I am on a gap year and have completed exactly 90 days in the Schengen area. I then flew to Morocco and have been here for 2 months. In 3 days I fly to London for another 2 months, and then will fly to the Czech Republic for a period of exactly 90 days. So, 90 days in, 4 months out, 90 days in.

The problem may be that the flight from Morocco to London has a connection in Madrid. It goes Morocco to Madrid Terminal 4s, then terminal 4 to Gatwick. I believe there is a shuttle bus between terminals 4s and 4.

I'm flying in three days time. (Don't know why I just thought of this now.) From what I've just read here and in other places I think I might be in trouble as I may not be able to enter Schengen as I will fall foul of the 90 days in 180 days rule.

From early comments it looks like my only option is to bin the (non-refundable) indirect tickets and buy direct flights (ouch!). I'm on a backpacker budget and any suggestions would be gratefully received.

Update: The flights are: IB8191 operated by Air Nostrum and IB3718 operated by Iberia Express, both flights on a single Iberia ticket.

I tried calling Iberia but they couldn't put me through to anyone who spoke English. I called MAD airport, and was given a number to ring (not sure exactly who) and explained the issue (Countries, terminals etc). They said I would go through immigration but it would be fine. I again said that I had used all my Schengen days but they said it didn't matter.

Assuming that I rely on this information and continue with my original arrangements I'll post back here to say how it went, which gaol I landed up in etc.

  • Comments are not for extended discussion; this conversation has been moved to chat.
    – JoErNanO
    Commented May 4, 2019 at 19:11

1 Answer 1


I (the OP) have now traveled from Casablanca to London, connecting via Madrid. I am posting this answer in the hope that it might help someone in a similar situation. I have revised the answer on the basis of new information and comments.

Back in Casablanca they printed a boarding card that stated the second leg would leave from gate H, which seemingly would require us to go through immigration. On arrival this was confirmed by the first person I spoke to. However, to the right there is a sign for gate "S" for transiting passengers. I asked someone else was told I should go that way. This takes you into the terminal 4S (satelite). You don't go through immigration. Our flight was on the departure board with no gate number,just "S". Later the departure board changed to say "contact your company". The information person I talked to looked at my boarding card and told us to take the train to terminal 4, which meant going through immigration. We then founnd the Iberia desk and they gave us a gate number in 4s, which then showed on the board. We waited at that gate with about 6 other people for a while, then were directed to a bus that drove us about 5 or 10 minutes to the airbridge over at terminal 4 where we went up some steps and straight into the plane. So that is how they get you through as a transiting passenger without going through immigration. It seems to confuse airport staff as much as it did me, and if I'd taken the wrong advice at various points it could still have turned out differently. I'm a bit surprised that they make this special arrangement as there would be a cost to the company.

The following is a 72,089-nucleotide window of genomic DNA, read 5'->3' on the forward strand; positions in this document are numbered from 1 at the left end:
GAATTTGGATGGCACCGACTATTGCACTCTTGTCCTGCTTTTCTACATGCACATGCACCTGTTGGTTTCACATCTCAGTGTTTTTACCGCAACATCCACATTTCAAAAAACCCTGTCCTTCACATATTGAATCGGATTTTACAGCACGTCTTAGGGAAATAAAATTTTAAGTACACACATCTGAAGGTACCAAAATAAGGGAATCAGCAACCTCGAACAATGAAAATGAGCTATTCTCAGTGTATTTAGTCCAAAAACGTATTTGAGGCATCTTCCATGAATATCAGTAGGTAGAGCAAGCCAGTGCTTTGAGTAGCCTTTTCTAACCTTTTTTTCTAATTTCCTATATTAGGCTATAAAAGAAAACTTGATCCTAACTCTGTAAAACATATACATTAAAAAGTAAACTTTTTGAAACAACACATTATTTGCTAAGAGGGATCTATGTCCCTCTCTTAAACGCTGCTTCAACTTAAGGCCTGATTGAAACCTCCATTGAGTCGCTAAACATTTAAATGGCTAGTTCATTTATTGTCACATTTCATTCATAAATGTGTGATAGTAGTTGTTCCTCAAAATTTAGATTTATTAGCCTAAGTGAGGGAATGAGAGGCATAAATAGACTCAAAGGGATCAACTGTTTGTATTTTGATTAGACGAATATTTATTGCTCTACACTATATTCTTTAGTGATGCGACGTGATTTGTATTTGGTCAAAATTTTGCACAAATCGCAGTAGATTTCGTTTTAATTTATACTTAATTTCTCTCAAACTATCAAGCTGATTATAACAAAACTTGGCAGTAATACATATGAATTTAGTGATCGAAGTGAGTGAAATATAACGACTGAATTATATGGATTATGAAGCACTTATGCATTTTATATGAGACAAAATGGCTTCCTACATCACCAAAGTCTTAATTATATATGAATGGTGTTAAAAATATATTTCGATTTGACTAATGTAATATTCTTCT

The other part of this story, which I can't verify, is about what would have happened if we'd gone through immigration. Someone (I couldn't figure out who) from MAD airport told me it wouldn't be a problem because we are Australian and don't need to apply for a visa for the Schengen area, even if I had used up my 90 days.

  • Airlines cannot easily check whether you used your 90 days, so they presume you didn't as long as you qualify for it. Actually, it's very difficult of border control officers as well, as there is no centralised database.
    – jcaron
    Commented May 7, 2019 at 15:51
  • 3
    @jcaron but they're working on creating a centralized database. Rjh: to use the correct terminology, there's no "automatic visa" for the Schengen area. Rather, some countries' citizens are eligible to enter on a short-term basis that is, subject to the 90/180 rule) without a visa. Those are "Annex II" countries; the others are "Annex I." The 90/180 rule applies equally to both groups of people, and the only way to get out of the 90/180 rule is to have a "national" visa (type D). These are normally long-term visas, so that part of the story appears to be incorrect or at least confused.
    – phoog
    Commented May 7, 2019 at 16:02
  • I think the OP was referring to a bilateral agreement between Australia and a Schengen country that would allow entrance without regard to 90/180 exhaustion. However, while Australia has several such agreements, Spain is not apparently included. Commented May 7, 2019 at 16:14
  • My answer above is edited to reflect updated information (I thought it was all over when I wrote the first version but there was another twist.)
    – rjh
    Commented May 8, 2019 at 18:59

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